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Lecture 4

Week 4 - Mayer Anderson.docx

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Department
Philosophy
Course
Philosophy 2730F/G
Professor
Ryan Robb
Semester
Fall

Description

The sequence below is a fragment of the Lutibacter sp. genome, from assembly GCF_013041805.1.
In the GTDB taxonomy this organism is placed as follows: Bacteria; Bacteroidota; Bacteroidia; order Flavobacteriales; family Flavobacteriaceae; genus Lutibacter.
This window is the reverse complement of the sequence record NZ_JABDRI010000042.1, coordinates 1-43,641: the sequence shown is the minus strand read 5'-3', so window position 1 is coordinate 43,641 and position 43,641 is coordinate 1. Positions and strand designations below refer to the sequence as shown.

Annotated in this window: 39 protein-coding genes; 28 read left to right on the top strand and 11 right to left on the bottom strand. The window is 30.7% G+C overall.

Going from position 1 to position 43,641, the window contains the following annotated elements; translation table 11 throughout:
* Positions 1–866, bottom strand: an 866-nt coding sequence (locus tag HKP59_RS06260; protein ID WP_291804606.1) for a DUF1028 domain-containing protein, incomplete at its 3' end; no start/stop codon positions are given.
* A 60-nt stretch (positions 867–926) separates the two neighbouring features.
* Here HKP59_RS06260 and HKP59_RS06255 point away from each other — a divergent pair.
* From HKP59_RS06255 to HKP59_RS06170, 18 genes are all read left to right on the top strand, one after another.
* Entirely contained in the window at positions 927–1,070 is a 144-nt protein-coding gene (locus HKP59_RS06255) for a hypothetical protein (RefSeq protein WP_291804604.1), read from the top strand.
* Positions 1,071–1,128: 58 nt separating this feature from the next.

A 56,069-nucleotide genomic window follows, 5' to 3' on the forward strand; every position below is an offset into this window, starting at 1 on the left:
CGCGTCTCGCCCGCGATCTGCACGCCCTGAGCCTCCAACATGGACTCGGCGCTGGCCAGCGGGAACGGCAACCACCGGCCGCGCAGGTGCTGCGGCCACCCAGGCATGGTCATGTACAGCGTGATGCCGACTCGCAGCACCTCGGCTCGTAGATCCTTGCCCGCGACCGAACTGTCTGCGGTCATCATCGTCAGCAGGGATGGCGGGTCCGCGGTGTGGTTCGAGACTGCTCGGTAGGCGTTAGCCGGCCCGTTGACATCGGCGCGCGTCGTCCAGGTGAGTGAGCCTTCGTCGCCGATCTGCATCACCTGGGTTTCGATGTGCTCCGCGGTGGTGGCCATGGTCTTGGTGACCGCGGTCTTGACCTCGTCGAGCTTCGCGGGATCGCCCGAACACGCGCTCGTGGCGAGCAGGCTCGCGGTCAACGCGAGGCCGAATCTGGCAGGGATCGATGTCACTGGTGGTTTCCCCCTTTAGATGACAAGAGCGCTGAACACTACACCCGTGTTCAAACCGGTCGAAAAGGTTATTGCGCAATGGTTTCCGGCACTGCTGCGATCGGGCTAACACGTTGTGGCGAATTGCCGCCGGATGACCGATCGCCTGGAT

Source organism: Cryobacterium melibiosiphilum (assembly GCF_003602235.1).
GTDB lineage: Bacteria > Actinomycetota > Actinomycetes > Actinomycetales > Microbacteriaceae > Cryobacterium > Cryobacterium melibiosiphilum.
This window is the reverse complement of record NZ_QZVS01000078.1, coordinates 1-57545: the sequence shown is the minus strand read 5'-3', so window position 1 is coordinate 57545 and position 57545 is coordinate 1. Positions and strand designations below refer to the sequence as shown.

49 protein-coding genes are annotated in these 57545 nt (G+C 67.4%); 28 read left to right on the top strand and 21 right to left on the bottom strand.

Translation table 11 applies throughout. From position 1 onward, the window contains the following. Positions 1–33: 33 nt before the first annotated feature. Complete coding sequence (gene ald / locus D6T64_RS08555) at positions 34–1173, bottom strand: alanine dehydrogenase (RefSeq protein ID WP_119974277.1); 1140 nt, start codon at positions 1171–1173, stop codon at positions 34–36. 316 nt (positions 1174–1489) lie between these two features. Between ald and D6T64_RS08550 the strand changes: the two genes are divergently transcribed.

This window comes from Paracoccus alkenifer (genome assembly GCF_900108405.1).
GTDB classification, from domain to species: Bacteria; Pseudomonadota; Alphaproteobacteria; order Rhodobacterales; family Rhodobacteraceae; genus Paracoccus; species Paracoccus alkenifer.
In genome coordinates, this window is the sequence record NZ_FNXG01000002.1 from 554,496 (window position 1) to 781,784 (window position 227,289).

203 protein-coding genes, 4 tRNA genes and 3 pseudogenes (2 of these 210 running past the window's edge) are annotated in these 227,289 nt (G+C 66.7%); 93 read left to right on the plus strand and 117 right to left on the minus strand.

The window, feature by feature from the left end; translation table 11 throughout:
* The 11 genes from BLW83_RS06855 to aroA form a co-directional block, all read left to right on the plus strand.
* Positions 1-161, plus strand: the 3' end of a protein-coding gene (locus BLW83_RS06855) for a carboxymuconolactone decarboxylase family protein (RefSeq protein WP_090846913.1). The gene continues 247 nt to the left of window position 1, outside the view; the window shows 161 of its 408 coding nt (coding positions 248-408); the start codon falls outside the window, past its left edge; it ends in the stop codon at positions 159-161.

Mayer and Anderson 10/2/2012 3:08:00 PM Lecture 4 McLuhan Review  Argued that we need to pay more attention to the way technological innovations change the conditions of human life, we need to understand the significance of those innovations and the ways in which they could be dangerous Chomsky Review  Two possible ways to understand the manner in which the modern mass media has changed human nature o Classical/mainstream view – mass journalism allows for the possibility of democracy by informing citizens about the actions of their government and with enough information, citizens can fulfill the participatory role required in a democratic state o Propaganda model – meant to reveal the extent to which mass journalism provides a new mechanism for social control, the media helps to manufacture consent of the governed, who accept the status quo as inevitable  Pick one of the 5 filters, and identify whether or not it does what Chomsky thinks it does Mayer  Most people seem to believe that the mass media is biased to the left of the political spectrum  Amongst scholars, the media is biased right  The goal of Mayer’s piece is to show neither work provides sufficient evidence to support either Gans’ or Bagdikian’s articles  Gans o Book was a participant-observer study where he was able to go into the news rooms of CBS, NBC, Newsweek and Time o 8 enduring values (pg 57)  Ethnocentrism  The significance of the enduring values is that they are not subject to challenge, the media emphasizes stories that support those ideas and ignore ones that challenge them o Problems with Gans’ enduring values:  A wide variety of obviously corrupt corporate actions could still be perceived as “responsible capitalism”, Gans did a poor job at describing what “responsible capitalism” is, to broad of a definition  They are not supported by empirical (testable) data, Gans admits that his identification of these values is “impressionistic”, he assumed all journalists shared these views but he only visited four news rooms  Most problematic is the existence of empirical data that contradicts Gans’ view o Journalists were actually seen to lean to the left side of the spectrum  Gans said that most journalists were right leaning and the values of journalists will influence what they will write – if they were left leaning, their writing would reflect those ideas, but most of the writing was right leaning  This conflicts with the ideas of Chomsky (manufacturing consent) and that journalists are right leaning; he has contradicted himself  Bagdikian o Argues that the claim that there are positive values and images of corporations and the corporate elite is not justified Anderson  Says that media is undermining democracy and dumbing everyone down (mainly during elections) o The problem he finds is that we expect too much from citizens o The more media we consume, the less intelligent we become o Could be seen as him speaking from an elitist view  His arguments are saying that the media hurts democracy because: o Democracy requires deliberation o Deliberation requires information o Information provided by the mass media is irrelevant inasmuch as it focuses on “the horse race” and personal characteristics  The media fails democracy because the media doesn’t provide relevant information – too much personal information and not enough about the actual elections and what the people will do in office o (essay) People do want to know if the leaders are good people or not, having a heart, dealing with the touchy issues, compassionate o (essay) There is not as much political info, but it is easily available to those who want it, they aren’t hiding anything  Citizens are influenced
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